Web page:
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BOC passes 2018 budget
Sheriff's allotment short of amount he sought
2018 budget passed
Sheriff Jeff Johnson addressed the board of commissioners during a special called meeting Sept. 19 to discuss the 2018 budget. - photo by Allie Dean

Previously updated: Sept. 26, 2017, 5:44 p.m.

The Dawson County Board of Commissioners on Thursday voted unanimously to pass the upcoming year’s $38.6 million budget amid contention with the Sheriff, who says the amount the commission has allocated for his department is not enough for his officers to effectively do their jobs.

Sheriff Jeff Johnson has been given $7,365,547 out of the $8,130,477 he asked for from the county.

Johnson joined the commissioners for a special called meeting earlier in the week to discuss the funds proposed for the sheriff’s office. Johnson’s attorney Joey Homans stated that the proposed budget didn’t allow new positions to be filled within the sheriff’s office and cut funds for training and equipment.

Homans also disputed the commission’s recommendation to put $260,000 aside for a new computer aided dispatch system for the E911 call center, stating that he would provide the legal basis that SPLOST proceeds could be used to fund the CAD system so that the money could be freed up for other uses within the sheriff’s office.

District 2 Commissioner Chris Gaines equated the the idea to having a savings account, as the commission intends to allocate more money in 2019 to cover the rest of the cost of the system. The funds were transferred from the capital improvements fund into the E911 fund with the approval of the budget.

Also approved in the budget for the sheriff is a new school resource officer position, which will cost the county $30,000 with the other $30,000 supplied by the board of education, as well as $40,000 for an HVAC system.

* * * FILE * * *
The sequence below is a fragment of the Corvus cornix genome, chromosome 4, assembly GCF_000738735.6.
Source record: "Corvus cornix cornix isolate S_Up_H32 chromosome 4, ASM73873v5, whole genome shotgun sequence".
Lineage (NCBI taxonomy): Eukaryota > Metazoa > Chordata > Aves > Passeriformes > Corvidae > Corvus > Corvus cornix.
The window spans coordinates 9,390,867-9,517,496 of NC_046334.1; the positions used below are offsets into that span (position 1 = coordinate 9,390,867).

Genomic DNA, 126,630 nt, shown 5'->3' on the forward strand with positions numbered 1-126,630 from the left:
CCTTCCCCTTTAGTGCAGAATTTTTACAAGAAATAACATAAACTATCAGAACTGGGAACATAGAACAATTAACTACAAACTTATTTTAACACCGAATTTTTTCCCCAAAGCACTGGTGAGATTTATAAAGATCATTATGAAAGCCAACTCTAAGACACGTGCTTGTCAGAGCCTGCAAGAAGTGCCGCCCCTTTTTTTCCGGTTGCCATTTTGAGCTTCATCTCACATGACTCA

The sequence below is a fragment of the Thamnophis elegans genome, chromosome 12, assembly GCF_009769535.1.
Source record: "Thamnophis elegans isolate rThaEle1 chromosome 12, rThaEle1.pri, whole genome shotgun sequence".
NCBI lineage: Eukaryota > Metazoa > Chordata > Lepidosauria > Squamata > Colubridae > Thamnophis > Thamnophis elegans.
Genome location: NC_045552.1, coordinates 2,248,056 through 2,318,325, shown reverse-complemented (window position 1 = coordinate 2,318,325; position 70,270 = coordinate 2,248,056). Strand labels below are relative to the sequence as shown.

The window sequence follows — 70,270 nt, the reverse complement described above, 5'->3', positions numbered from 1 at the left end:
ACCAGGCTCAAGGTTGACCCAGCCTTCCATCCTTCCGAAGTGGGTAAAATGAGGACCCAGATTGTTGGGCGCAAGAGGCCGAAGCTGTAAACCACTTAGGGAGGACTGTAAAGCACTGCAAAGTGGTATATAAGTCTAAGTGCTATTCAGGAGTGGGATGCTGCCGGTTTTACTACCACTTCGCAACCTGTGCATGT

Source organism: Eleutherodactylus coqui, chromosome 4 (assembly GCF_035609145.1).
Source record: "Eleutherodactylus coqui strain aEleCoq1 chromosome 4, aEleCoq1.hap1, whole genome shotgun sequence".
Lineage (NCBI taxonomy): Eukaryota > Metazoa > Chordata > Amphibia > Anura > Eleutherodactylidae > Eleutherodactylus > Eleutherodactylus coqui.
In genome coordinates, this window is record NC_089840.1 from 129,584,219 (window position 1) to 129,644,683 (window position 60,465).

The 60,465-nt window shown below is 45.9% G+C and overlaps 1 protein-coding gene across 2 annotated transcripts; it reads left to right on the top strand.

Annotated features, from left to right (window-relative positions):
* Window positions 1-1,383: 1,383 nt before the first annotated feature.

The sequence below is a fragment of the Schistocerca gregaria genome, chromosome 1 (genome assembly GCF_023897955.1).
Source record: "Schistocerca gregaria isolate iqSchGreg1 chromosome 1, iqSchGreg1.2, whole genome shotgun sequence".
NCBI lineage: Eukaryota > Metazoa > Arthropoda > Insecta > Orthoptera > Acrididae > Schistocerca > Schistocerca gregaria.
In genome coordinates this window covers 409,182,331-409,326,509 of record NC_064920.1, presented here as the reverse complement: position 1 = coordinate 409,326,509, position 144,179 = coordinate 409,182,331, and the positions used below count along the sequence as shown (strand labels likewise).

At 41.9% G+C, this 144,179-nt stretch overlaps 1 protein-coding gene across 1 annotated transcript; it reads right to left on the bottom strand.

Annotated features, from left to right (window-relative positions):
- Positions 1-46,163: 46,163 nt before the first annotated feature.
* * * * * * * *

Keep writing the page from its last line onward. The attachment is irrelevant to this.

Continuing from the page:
Commission Chairman Billy Thurmond said during the Sept. 19 meeting that he didn’t have an issue with the sheriff using remaining funds from the 2017 budget to purchase some of the items that weren’t approved in the 2018 budget as long as he had a zero balance at the end of the year.

Thurmond also emphasized protecting the county's fund balance by making sure the budget matches actual revenue.

“The 2017 budget is heavily dependent on the money we currently have in  fund balance,” Thurmond said. “The 2017 budget today would require over $2 million of fund balance use if every department spent the money they were allocated in 2017. In 2018, if the board approved the budget that has been presented and proposed, we would spend $1.4 more million of fund balance money.”

Thurmond said that a minimum of 15 percent of the fund balance should be maintained for contingencies, like the tropical storm earlier this month that has resulted in thousands of dollars in cleanup costs.

The commission was united in their message Thursday night before approving the budget.

“As a commissioner one of our greatest responsibilities is the use of not our money but the taxpayer money...I believe our board strives to live within our means and strives to live within the revenue that we’re seeing,” Gaines said. “If revenues do increase down the road, then I think we as a board could work hard towards funding some of those priorities and knocking those off as we have funding.”

Johnson said Tuesday that he is evaluating potential next steps.

“We firmly believe that we justified the needs to have additional officers on our streets, in our neighborhoods and in our retail areas; however the board of commissioners denied those requests,” Johnson said. “We know through statistics, calls for service and mere observation that this county has and continues to change daily. If we are to successfully administer our primary duty of providing public safety, we must have the cooperation of those who are charged with setting the budget.”  

 

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